The Nets simply refer to Bruce Ratner nowadays as the developer of Barclays Center. He hasn't been principal owner since last May when Mikhail Prokhorov took control of 80% of the team. He is, like a lot of the old investors, a minority owner, but as Stefan Bondy writes, he's something else: vindicated.
"Groundbreaking alone was vindication of sorts," Ratner says. "But, of course, the final frosting on the vindication cake will be when we open the doors."
In the process, he's been vilified by the critics of his Atlantic Yards project and he and his fellow investors have lost "several hundred million dollars", according to David Stern (and public records).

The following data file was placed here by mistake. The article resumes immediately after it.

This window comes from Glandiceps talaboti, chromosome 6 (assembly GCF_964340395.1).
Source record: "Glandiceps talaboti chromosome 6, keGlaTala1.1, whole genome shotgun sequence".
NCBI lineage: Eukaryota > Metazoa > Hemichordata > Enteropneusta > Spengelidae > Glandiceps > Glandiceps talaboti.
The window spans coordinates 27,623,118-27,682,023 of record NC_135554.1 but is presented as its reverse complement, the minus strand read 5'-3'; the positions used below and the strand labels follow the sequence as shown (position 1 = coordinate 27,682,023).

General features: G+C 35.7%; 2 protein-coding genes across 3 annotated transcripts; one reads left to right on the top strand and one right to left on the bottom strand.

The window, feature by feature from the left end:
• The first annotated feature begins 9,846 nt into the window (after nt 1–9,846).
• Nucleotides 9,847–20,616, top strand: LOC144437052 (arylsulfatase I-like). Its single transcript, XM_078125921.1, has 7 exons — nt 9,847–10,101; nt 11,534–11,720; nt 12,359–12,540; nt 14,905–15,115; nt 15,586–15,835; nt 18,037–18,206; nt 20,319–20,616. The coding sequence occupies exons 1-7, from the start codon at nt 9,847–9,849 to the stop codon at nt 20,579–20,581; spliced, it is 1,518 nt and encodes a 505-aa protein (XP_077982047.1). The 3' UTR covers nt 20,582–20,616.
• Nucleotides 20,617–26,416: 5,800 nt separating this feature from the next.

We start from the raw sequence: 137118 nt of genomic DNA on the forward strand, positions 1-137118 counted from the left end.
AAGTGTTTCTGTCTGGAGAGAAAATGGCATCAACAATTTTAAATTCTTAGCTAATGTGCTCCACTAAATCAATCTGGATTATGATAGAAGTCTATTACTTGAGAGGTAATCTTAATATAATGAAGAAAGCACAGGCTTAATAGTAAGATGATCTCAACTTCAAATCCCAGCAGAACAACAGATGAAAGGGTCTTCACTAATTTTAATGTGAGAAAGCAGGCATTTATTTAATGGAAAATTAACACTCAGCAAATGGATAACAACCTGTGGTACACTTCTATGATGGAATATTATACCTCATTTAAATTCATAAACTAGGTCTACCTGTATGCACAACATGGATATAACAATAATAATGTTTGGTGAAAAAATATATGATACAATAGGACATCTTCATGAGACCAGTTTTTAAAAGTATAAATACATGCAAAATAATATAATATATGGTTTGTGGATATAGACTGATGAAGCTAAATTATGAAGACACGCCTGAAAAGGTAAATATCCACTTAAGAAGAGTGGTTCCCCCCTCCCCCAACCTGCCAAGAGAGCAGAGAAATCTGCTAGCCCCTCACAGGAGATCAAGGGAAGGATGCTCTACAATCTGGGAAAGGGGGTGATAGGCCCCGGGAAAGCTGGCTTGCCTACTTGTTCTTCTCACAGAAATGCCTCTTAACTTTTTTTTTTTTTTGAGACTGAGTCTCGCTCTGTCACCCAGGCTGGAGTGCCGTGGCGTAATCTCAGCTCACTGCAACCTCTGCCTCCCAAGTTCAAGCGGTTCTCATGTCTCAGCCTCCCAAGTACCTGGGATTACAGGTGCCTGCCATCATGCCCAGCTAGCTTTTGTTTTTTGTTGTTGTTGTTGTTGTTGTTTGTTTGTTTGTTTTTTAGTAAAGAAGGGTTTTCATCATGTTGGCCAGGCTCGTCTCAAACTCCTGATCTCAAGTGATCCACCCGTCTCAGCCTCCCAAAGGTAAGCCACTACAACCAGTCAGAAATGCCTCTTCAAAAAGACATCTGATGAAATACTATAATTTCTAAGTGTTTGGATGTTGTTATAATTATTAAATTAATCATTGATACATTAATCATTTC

Still, as each piece of steel rises and precast concrete is laid down, Barclays Center is seen as good news for the Nets. The critics continue to complain, loudly, that it's not good for Brooklyn and a new documentary on their failed struggle has gotten them press again.
Bottom line, as Ratner and Prokhorov might have said, but Borough President Marty Markowitz did, "In spite of seven years of the worst lawsuits and public opposition and rallies and protests and lies and threats and cursing and, you name it, we came through it, and Brooklyn is going to be the better for it."
- Bruce Ratner finds vindication as Nets' new digs take shape in Brooklyn - Stefan Bondy - New York Daily News
- Daily News basketball writer declares Ratner has found "vindication" since "The proof is in the construction site" - Norman Oder - Atlantic Yards Report
Community Enters New Phase In Atlantic Yards Fight - Paul Leonard - Patch